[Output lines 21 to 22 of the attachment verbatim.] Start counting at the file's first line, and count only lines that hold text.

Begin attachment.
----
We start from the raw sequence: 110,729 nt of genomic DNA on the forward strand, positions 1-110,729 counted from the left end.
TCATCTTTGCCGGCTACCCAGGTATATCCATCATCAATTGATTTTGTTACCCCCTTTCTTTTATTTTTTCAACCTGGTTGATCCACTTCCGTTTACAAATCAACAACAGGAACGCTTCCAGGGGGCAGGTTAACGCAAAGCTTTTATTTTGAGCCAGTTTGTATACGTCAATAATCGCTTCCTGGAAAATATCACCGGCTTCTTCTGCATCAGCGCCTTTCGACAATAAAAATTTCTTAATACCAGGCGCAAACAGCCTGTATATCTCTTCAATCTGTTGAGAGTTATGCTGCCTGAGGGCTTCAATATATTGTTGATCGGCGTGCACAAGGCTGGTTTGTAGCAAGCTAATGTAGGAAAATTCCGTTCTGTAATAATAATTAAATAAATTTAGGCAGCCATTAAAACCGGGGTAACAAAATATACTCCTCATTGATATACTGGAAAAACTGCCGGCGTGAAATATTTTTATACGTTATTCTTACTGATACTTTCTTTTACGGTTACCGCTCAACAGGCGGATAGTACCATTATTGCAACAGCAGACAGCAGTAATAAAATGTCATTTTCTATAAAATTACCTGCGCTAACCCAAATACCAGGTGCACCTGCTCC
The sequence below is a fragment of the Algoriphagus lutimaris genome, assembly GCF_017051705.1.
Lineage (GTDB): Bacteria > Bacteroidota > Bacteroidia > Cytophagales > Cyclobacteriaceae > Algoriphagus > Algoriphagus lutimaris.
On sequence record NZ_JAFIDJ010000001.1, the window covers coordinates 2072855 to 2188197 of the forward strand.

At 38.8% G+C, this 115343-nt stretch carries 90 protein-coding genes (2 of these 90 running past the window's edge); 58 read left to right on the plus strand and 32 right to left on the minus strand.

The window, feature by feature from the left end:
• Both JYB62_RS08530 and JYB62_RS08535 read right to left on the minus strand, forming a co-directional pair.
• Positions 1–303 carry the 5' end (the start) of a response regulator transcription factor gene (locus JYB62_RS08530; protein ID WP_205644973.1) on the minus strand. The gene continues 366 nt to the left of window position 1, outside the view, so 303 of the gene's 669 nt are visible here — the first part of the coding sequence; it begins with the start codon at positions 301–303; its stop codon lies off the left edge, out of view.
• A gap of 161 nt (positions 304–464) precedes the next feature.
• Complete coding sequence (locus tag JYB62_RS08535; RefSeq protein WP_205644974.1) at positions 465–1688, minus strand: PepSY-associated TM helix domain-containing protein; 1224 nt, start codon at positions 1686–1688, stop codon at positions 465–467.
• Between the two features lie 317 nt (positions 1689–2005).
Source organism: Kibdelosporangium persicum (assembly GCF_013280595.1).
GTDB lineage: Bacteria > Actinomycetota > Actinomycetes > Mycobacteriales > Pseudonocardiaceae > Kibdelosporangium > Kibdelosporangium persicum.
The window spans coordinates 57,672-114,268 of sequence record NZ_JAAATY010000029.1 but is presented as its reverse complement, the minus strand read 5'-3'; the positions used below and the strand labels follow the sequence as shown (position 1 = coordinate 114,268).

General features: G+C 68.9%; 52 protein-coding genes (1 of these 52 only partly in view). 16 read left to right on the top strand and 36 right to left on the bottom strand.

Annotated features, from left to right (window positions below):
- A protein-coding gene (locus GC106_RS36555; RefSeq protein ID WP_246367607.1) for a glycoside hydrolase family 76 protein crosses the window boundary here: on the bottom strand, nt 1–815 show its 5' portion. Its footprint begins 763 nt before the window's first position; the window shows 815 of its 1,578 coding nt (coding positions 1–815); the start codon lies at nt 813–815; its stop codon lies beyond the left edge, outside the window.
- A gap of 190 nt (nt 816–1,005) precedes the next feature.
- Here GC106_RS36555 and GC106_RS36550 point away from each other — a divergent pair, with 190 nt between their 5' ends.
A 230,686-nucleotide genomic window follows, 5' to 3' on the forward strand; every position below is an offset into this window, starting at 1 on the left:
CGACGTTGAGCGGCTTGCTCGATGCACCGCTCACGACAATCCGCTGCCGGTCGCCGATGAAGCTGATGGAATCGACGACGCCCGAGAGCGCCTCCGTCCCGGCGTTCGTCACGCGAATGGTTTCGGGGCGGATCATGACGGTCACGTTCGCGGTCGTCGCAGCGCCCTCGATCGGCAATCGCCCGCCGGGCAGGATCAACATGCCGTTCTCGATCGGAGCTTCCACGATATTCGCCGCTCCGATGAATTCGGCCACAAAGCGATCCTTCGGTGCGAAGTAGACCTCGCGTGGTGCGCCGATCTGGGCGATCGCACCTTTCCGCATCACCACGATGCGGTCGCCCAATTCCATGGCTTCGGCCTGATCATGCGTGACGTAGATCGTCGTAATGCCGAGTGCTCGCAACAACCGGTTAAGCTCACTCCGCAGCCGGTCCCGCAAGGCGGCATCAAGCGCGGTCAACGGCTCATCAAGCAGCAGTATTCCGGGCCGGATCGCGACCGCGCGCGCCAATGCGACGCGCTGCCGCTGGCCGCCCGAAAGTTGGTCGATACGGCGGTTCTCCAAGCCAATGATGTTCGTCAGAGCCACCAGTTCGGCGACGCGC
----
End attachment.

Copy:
A 230,686-nucleotide genomic window follows, 5' to 3' on the forward strand; every position below is an offset into this window, starting at 1 on the left:
CGACGTTGAGCGGCTTGCTCGATGCACCGCTCACGACAATCCGCTGCCGGTCGCCGATGAAGCTGATGGAATCGACGACGCCCGAGAGCGCCTCCGTCCCGGCGTTCGTCACGCGAATGGTTTCGGGGCGGATCATGACGGTCACGTTCGCGGTCGTCGCAGCGCCCTCGATCGGCAATCGCCCGCCGGGCAGGATCAACATGCCGTTCTCGATCGGAGCTTCCACGATATTCGCCGCTCCGATGAATTCGGCCACAAAGCGATCCTTCGGTGCGAAGTAGACCTCGCGTGGTGCGCCGATCTGGGCGATCGCACCTTTCCGCATCACCACGATGCGGTCGCCCAATTCCATGGCTTCGGCCTGATCATGCGTGACGTAGATCGTCGTAATGCCGAGTGCTCGCAACAACCGGTTAAGCTCACTCCGCAGCCGGTCCCGCAAGGCGGCATCAAGCGCGGTCAACGGCTCATCAAGCAGCAGTATTCCGGGCCGGATCGCGACCGCGCGCGCCAATGCGACGCGCTGCCGCTGGCCGCCCGAAAGTTGGTCGATACGGCGGTTCTCCAAGCCAATGATGTTCGTCAGAGCCACCAGTTCGGCGACGCGC